Home » Time For Some Ambitious Projects: 1962 Triumph Herald vs 1986 Chevy Monte Carlo SS

Time For Some Ambitious Projects: 1962 Triumph Herald vs 1986 Chevy Monte Carlo SS

Sbsd 8 15 2023
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Today’s Shitbox Showdown is not for the faint-of-heart. We’re going to dive into a pair of rough, but completely viable, project cars, neither of which has moved under its own power in decades. But fear not: One of them includes a parts car, and the other has broad aftermarket support. But before we get dusty and risk spider bites checking them out, let’s see what you made of yesterday’s red-white-and-blah coupes:

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Ooh, close one! The Ford wins it by a slight margin. But I have to side with the minority here; the Cosmo is just the more interesting car.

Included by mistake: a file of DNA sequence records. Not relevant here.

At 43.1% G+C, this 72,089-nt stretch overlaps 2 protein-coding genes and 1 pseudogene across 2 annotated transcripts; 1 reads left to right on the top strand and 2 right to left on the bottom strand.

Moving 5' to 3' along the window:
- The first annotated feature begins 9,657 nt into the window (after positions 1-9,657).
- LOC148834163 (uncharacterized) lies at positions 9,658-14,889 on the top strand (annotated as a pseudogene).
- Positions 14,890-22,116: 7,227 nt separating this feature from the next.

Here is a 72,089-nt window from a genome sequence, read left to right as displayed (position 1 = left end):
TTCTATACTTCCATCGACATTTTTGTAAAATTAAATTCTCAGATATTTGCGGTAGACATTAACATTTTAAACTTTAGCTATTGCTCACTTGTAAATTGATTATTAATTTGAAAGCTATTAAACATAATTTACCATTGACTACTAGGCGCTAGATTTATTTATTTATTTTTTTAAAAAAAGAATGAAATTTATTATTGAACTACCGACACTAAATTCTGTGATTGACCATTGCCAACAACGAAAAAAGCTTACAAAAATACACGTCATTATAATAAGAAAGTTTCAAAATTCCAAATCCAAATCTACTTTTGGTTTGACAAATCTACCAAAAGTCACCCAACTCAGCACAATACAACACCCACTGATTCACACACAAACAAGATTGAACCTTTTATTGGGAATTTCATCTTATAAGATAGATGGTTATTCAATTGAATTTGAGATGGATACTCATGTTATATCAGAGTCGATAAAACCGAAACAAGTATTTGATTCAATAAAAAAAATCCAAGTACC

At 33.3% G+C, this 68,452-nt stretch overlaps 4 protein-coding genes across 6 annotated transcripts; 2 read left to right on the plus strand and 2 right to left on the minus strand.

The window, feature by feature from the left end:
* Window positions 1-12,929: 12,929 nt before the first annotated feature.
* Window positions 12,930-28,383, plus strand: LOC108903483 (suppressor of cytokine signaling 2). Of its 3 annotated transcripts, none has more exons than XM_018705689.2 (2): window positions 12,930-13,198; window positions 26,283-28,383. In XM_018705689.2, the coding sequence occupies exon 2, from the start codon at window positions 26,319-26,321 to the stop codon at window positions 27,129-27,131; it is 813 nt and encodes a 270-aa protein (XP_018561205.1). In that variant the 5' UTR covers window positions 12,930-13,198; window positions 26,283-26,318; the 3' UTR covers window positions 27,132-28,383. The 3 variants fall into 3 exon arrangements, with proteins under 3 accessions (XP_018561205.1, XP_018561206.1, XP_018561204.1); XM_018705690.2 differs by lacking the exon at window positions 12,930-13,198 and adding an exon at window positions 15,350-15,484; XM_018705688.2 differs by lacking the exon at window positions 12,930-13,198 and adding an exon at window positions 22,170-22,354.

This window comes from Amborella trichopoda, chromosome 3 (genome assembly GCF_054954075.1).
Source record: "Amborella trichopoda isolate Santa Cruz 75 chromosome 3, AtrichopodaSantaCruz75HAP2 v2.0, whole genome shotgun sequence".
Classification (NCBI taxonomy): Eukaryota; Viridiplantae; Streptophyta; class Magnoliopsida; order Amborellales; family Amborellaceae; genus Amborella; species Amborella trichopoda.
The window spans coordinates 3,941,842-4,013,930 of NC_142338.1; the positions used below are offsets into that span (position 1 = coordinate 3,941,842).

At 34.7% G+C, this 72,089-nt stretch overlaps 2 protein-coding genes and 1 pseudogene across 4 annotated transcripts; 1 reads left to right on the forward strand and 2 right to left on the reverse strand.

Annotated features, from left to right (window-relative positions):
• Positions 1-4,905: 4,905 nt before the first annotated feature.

Now then: I know not everyone here is a fan of project cars. You’re not alone; plenty of serious gearheads aren’t enthusiastic about doing their own work, or just never learned how, so they stick to completely functional cars, and pay someone else to get their hands dirty. And that’s cool. But some of us are drawn to the junkers, the barn-finds, the cars that have languished unloved for years in garages and fields, and we love the idea of bringing them back from the dead. The reality of doing so doesn’t always line up with the fantasy, of course. But that makes the daydreaming even more fun; if you can look at these rusty old heaps and see them not for what they are now, but for what they might be, then you’re One Of Us. Let me show you what I’ve found.

1962 Triumph Herald 1200 w/parts car – $2,100

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Engine/drivetrain: 1.2 liter overhead valve inline 4, four-speed manual, RWD

Location: Bellingham, WA

Odometer reading: unknown

Runs/drives? Nope